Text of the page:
I’m not sure I can deliver a “great luscious orgy of optimism,” but I’m going to give it a whirl, following in the footsteps of New York Times Op-Ed writer David Brooks, who said in his April 6th column (http://tinyurl.com/ydqckgv):
Why is Brooks getting out the sunglasses for America’s bright future? He’s been reading. Specifically, he’s been reading The Next Hundred Million: America in 2050 by Joel Kotkin; studies regarding global competitiveness, including a comprehensive report by the Rand Corporation in 2008, and Stephen J. Rose’s book Rebound: Why America Will Emerge Stronger From the Financial Crisis.
What all of these tomes say is that America will have a population of about 400 million by the year 2050. It will be a relatively young population — younger, on average, than China’s or Japan’s. Part of that is due to good ole fertility. The fertility rate in the United States is 50% higher than Russia, Germany, or Japan, and even higher when compared to China.
Another big reason for the U.S. youth rate: Immigration. As Brooks writes, “. . . the United States remains a magnet for immigrants. Global attitudes about immigration are diverging, and the United States is among the best at assimilating them (while China is exceptionally poor). As a result, half the world’s skilled immigrants come to the U.S. As Kotkin notes, between 1990 and 2005, immigrants started a quarter of the new venture-backed public companies.”
Half the world’s skilled immigrants come to America. And a quarter of new venture-backed public companies were started by them. Those are happy numbers indeed, arguing that immigrants will continue to fuel economic growth for years to come — just as they have since we were 13 British colonies.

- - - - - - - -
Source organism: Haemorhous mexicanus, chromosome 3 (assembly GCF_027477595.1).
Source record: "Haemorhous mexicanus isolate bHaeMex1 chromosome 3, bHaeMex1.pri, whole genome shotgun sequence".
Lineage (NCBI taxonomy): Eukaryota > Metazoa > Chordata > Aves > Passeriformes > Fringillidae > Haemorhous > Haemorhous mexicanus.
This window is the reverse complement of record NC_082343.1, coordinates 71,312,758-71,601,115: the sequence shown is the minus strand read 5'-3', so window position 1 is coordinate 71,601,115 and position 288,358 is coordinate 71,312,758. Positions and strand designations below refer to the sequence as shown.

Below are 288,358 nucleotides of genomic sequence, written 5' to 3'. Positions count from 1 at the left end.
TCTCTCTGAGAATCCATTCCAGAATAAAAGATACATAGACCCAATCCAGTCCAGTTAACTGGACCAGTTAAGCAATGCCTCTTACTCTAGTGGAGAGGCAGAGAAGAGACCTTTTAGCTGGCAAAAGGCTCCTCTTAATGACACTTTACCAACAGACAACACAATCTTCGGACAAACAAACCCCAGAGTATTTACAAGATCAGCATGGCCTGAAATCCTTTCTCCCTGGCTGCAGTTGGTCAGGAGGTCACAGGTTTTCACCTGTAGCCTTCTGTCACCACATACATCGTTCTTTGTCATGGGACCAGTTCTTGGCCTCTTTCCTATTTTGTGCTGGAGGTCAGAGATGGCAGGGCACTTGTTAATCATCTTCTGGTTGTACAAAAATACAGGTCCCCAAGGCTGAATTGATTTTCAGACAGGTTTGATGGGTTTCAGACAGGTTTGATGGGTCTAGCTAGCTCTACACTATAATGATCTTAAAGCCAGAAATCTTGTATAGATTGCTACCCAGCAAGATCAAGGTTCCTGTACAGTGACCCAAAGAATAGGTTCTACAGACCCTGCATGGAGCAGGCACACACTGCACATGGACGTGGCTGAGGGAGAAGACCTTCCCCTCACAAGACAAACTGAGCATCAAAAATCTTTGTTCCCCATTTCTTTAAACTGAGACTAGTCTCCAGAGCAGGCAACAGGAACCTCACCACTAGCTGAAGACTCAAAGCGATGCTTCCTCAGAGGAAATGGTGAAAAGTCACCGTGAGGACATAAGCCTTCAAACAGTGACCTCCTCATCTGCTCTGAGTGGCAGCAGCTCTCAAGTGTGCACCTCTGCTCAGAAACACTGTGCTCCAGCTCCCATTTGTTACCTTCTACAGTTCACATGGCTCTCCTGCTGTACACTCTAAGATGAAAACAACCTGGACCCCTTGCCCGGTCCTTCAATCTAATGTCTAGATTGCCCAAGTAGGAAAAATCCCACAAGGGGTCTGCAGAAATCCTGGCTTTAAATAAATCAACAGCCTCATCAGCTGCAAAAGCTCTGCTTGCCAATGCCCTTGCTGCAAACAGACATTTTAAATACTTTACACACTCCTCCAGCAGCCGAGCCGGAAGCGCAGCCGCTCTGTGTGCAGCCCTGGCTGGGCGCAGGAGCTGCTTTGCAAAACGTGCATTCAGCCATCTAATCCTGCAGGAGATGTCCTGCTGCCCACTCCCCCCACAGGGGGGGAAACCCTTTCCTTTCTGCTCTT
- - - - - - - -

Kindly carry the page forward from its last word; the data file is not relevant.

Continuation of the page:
And, according to Brooks’ research, there’s going to be a lot of growth: “The United States already measures at the top or close to the top of nearly every global measure of economic competitiveness. A comprehensive 2008 Rand Corporation study found that the United States leads the world in scientific and technological development. The United States now accounts for a third of the world’s research-and-development spending. Partly as a result, the average American worker is nearly 10 times more productive than the average Chinese worker, a gap that will close but not go away in our lifetimes.”
And all of this optimism isn’t just based on more people making more money. There’s a communal side to it as well. As Brooks writes, “In 1964, there were 15,000 foundations in the United States. By 2001, there were 61,000. In 2007, total private giving passed $300 billion. Participation in organizations like City Year, Teach for America, and College Summit surges every year. The culture of service is now entrenched and widespread.”
So, by 2050, there will be a lot more of us:
- On average, younger,
- Frequently immigrants,
- Growing the economy, and
- Doing service.
Wow. Grab your shades — the future is going to be very bright.